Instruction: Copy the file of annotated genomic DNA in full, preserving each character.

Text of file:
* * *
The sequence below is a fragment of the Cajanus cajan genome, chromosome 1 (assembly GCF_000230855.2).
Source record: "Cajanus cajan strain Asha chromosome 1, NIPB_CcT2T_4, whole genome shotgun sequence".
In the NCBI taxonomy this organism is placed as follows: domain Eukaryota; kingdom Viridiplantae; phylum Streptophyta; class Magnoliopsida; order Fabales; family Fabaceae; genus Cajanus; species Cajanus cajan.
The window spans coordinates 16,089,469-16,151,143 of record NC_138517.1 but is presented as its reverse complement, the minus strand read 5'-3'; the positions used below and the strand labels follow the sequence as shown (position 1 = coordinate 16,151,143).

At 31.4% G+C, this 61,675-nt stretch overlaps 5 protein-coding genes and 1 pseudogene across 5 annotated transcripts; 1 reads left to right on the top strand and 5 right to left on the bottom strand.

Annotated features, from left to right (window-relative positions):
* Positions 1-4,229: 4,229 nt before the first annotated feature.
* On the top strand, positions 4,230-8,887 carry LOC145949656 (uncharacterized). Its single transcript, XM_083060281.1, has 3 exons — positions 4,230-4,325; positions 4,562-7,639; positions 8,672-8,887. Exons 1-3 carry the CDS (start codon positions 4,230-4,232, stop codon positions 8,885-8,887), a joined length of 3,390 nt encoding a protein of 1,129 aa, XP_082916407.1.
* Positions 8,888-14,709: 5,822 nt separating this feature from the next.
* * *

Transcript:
The sequence below is a fragment of the Cajanus cajan genome, chromosome 1 (assembly GCF_000230855.2).
Source record: "Cajanus cajan strain Asha chromosome 1, NIPB_CcT2T_4, whole genome shotgun sequence".
In the NCBI taxonomy this organism is placed as follows: domain Eukaryota; kingdom Viridiplantae; phylum Streptophyta; class Magnoliopsida; order Fabales; family Fabaceae; genus Cajanus; species Cajanus cajan.
The window spans coordinates 16,089,469-16,151,143 of record NC_138517.1 but is presented as its reverse complement, the minus strand read 5'-3'; the positions used below and the strand labels follow the sequence as shown (position 1 = coordinate 16,151,143).

At 31.4% G+C, this 61,675-nt stretch overlaps 5 protein-coding genes and 1 pseudogene across 5 annotated transcripts; 1 reads left to right on the top strand and 5 right to left on the bottom strand.

Annotated features, from left to right (window-relative positions):
* Positions 1-4,229: 4,229 nt before the first annotated feature.
* On the top strand, positions 4,230-8,887 carry LOC145949656 (uncharacterized). Its single transcript, XM_083060281.1, has 3 exons — positions 4,230-4,325; positions 4,562-7,639; positions 8,672-8,887. Exons 1-3 carry the CDS (start codon positions 4,230-4,232, stop codon positions 8,885-8,887), a joined length of 3,390 nt encoding a protein of 1,129 aa, XP_082916407.1.
* Positions 8,888-14,709: 5,822 nt separating this feature from the next.